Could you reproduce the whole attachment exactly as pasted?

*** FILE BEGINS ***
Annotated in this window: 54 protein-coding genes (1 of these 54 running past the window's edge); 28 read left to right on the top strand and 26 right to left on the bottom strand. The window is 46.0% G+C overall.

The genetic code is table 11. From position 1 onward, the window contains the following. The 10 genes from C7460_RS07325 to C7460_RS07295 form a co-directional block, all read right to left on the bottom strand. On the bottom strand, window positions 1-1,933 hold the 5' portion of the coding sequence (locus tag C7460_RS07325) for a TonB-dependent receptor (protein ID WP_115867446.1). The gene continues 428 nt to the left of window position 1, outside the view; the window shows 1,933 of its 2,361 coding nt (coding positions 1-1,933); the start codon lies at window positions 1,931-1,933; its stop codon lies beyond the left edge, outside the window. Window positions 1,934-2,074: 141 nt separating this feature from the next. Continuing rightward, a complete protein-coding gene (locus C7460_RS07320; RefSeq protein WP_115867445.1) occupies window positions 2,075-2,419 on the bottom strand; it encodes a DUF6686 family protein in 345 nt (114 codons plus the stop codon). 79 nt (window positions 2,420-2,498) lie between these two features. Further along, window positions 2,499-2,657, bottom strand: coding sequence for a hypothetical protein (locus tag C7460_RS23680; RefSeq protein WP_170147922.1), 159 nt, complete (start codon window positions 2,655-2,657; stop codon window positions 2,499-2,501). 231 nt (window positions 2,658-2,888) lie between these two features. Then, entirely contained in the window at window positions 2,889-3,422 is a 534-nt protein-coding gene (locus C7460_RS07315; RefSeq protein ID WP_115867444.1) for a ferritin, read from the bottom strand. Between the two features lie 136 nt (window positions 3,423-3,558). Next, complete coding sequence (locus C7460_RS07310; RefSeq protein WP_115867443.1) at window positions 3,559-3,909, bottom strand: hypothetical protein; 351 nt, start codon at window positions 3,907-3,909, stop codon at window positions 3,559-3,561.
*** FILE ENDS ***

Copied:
Annotated in this window: 54 protein-coding genes (1 of these 54 running past the window's edge); 28 read left to right on the top strand and 26 right to left on the bottom strand. The window is 46.0% G+C overall.

The genetic code is table 11. From position 1 onward, the window contains the following. The 10 genes from C7460_RS07325 to C7460_RS07295 form a co-directional block, all read right to left on the bottom strand. On the bottom strand, window positions 1-1,933 hold the 5' portion of the coding sequence (locus tag C7460_RS07325) for a TonB-dependent receptor (protein ID WP_115867446.1). The gene continues 428 nt to the left of window position 1, outside the view; the window shows 1,933 of its 2,361 coding nt (coding positions 1-1,933); the start codon lies at window positions 1,931-1,933; its stop codon lies beyond the left edge, outside the window. Window positions 1,934-2,074: 141 nt separating this feature from the next. Continuing rightward, a complete protein-coding gene (locus C7460_RS07320; RefSeq protein WP_115867445.1) occupies window positions 2,075-2,419 on the bottom strand; it encodes a DUF6686 family protein in 345 nt (114 codons plus the stop codon). 79 nt (window positions 2,420-2,498) lie between these two features. Further along, window positions 2,499-2,657, bottom strand: coding sequence for a hypothetical protein (locus tag C7460_RS23680; RefSeq protein WP_170147922.1), 159 nt, complete (start codon window positions 2,655-2,657; stop codon window positions 2,499-2,501). 231 nt (window positions 2,658-2,888) lie between these two features. Then, entirely contained in the window at window positions 2,889-3,422 is a 534-nt protein-coding gene (locus C7460_RS07315; RefSeq protein ID WP_115867444.1) for a ferritin, read from the bottom strand. Between the two features lie 136 nt (window positions 3,423-3,558). Next, complete coding sequence (locus C7460_RS07310; RefSeq protein WP_115867443.1) at window positions 3,559-3,909, bottom strand: hypothetical protein; 351 nt, start codon at window positions 3,907-3,909, stop codon at window positions 3,559-3,561.